Chaperones rescue luciferase folding by separating its domains.
Over the last 50 years, significant progress has been made toward understanding how small single-domain proteins fold. However, very little is known about folding mechanisms of medium and large multidomain proteins that predominate the proteomes of all forms of life. Large proteins frequently fold cotranslationally and/or require chaperones. Firefly (Photinus pyralis) luciferase (Luciferase, 550 residues) has been a model of a cotranslationally folding protein whose extremely slow refolding (approximately days) is catalyzed by chaperones. However, the mechanism by which Luciferase misfolds and how chaperones assist Luciferase refolding remains unknown. Here we combine single-molecule force spectroscopy (atomic force microscopy (AFM)/single-molecule force spectroscopy) with steered molecular dynamic computer simulations to unravel the mechanism of chaperone-assisted Luciferase refolding. Our AFM and steered molecular dynamic results show that partially unfolded Luciferase, with the N-terminal domain remaining folded, can refold robustly without chaperones. Complete unfolding causes Luciferase to get trapped in very stable non-native configurations involving interactions between N- and C-terminal residues. However, chaperones allow the completely unfolded Luciferase to refold quickly in AFM experiments, strongly suggesting that chaperones are able to sequester non-natively contacting residues. More generally, we suggest that many chaperones, rather than actively promoting the folding, mimic the ribosomal exit tunnel and physically separate protein domains, allowing them to fold in a cotranslational-like sequential process.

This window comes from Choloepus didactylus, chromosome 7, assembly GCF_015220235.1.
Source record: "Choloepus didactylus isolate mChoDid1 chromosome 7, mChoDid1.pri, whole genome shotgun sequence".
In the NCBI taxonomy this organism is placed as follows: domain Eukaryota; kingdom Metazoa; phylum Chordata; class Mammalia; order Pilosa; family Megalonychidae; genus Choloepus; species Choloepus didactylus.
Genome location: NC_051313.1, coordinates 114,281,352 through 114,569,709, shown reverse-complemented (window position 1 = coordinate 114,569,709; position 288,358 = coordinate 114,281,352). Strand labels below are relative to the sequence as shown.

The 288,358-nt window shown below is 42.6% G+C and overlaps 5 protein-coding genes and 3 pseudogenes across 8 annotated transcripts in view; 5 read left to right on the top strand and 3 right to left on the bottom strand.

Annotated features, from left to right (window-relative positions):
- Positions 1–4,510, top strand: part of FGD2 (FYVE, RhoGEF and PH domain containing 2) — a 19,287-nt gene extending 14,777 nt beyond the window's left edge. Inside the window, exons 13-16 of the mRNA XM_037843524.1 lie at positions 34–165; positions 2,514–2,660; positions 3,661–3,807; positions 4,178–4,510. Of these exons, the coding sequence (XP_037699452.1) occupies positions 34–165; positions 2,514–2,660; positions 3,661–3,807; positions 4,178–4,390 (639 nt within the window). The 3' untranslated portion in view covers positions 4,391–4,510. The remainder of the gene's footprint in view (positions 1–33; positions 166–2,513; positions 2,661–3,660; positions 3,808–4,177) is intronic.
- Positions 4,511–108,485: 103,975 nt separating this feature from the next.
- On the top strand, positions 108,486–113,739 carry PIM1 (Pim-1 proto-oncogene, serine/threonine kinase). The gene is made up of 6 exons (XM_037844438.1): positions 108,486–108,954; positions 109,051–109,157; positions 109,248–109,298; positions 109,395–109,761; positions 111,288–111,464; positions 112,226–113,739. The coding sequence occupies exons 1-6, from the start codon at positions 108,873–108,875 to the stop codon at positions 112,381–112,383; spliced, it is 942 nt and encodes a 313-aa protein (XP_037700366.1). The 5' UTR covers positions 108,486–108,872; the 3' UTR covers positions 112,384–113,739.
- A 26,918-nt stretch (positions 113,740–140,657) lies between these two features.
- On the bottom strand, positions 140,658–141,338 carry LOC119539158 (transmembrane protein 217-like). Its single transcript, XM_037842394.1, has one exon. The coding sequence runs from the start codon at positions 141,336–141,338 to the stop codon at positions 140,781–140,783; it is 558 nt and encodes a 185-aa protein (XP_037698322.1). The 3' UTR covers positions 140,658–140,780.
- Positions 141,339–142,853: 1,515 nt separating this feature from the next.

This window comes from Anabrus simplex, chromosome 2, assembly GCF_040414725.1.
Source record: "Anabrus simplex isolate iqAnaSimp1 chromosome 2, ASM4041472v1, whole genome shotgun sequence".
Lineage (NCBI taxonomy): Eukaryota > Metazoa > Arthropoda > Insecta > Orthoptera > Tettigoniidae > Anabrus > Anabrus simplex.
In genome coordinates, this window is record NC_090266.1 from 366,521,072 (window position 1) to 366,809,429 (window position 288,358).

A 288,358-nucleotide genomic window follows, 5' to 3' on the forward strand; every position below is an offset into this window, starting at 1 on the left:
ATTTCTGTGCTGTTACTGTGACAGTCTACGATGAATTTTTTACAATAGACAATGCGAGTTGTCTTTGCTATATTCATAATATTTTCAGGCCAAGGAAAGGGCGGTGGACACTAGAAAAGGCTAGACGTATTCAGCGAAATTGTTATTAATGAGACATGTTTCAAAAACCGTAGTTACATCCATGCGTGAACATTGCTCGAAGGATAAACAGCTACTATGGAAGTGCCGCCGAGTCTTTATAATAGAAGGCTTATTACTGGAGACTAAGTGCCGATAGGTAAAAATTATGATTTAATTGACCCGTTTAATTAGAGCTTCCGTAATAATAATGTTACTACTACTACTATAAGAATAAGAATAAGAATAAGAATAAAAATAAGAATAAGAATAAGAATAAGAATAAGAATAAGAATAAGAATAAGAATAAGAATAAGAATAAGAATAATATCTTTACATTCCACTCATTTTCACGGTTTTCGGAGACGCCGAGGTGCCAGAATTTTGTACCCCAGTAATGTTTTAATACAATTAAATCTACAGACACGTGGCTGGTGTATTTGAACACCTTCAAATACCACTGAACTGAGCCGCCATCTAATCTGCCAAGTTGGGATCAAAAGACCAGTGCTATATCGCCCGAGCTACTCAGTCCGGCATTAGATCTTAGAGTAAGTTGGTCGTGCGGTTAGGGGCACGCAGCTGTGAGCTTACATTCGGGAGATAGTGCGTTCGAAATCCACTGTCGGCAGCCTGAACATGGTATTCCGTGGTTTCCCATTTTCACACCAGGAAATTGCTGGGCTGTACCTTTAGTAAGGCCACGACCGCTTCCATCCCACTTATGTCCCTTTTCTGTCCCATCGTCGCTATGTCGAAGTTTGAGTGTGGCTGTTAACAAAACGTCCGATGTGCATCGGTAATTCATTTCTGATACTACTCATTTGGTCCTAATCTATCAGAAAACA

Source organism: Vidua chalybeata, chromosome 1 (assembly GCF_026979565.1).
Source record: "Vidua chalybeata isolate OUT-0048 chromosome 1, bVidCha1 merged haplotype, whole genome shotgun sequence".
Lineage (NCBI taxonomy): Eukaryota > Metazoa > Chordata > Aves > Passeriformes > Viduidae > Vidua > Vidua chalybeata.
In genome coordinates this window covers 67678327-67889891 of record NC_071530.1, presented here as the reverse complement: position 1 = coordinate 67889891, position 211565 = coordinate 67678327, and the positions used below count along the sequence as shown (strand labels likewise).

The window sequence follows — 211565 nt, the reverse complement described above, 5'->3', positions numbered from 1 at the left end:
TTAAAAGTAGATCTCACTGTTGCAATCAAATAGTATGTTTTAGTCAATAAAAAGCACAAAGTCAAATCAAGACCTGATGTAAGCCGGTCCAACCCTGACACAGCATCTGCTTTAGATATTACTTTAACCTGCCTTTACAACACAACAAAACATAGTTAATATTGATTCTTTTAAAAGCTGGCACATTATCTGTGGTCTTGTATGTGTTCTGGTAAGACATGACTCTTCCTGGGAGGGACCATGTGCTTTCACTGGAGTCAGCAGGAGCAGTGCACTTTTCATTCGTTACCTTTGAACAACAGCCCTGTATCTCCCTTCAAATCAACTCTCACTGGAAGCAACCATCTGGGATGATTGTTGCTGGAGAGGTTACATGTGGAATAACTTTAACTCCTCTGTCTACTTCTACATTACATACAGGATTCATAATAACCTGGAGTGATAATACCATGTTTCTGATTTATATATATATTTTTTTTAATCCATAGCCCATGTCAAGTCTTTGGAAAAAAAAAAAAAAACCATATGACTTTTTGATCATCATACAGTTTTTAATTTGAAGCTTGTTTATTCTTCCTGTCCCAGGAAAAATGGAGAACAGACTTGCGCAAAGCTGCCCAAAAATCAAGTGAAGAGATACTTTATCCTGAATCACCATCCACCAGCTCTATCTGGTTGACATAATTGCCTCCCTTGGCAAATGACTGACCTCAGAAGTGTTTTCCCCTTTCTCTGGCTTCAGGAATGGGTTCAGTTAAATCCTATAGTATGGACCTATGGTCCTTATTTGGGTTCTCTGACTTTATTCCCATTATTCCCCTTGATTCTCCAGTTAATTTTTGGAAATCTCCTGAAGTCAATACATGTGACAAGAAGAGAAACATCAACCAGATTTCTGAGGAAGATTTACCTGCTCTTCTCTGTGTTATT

Scholl, ZN; Yang, W; Marszalek, PE
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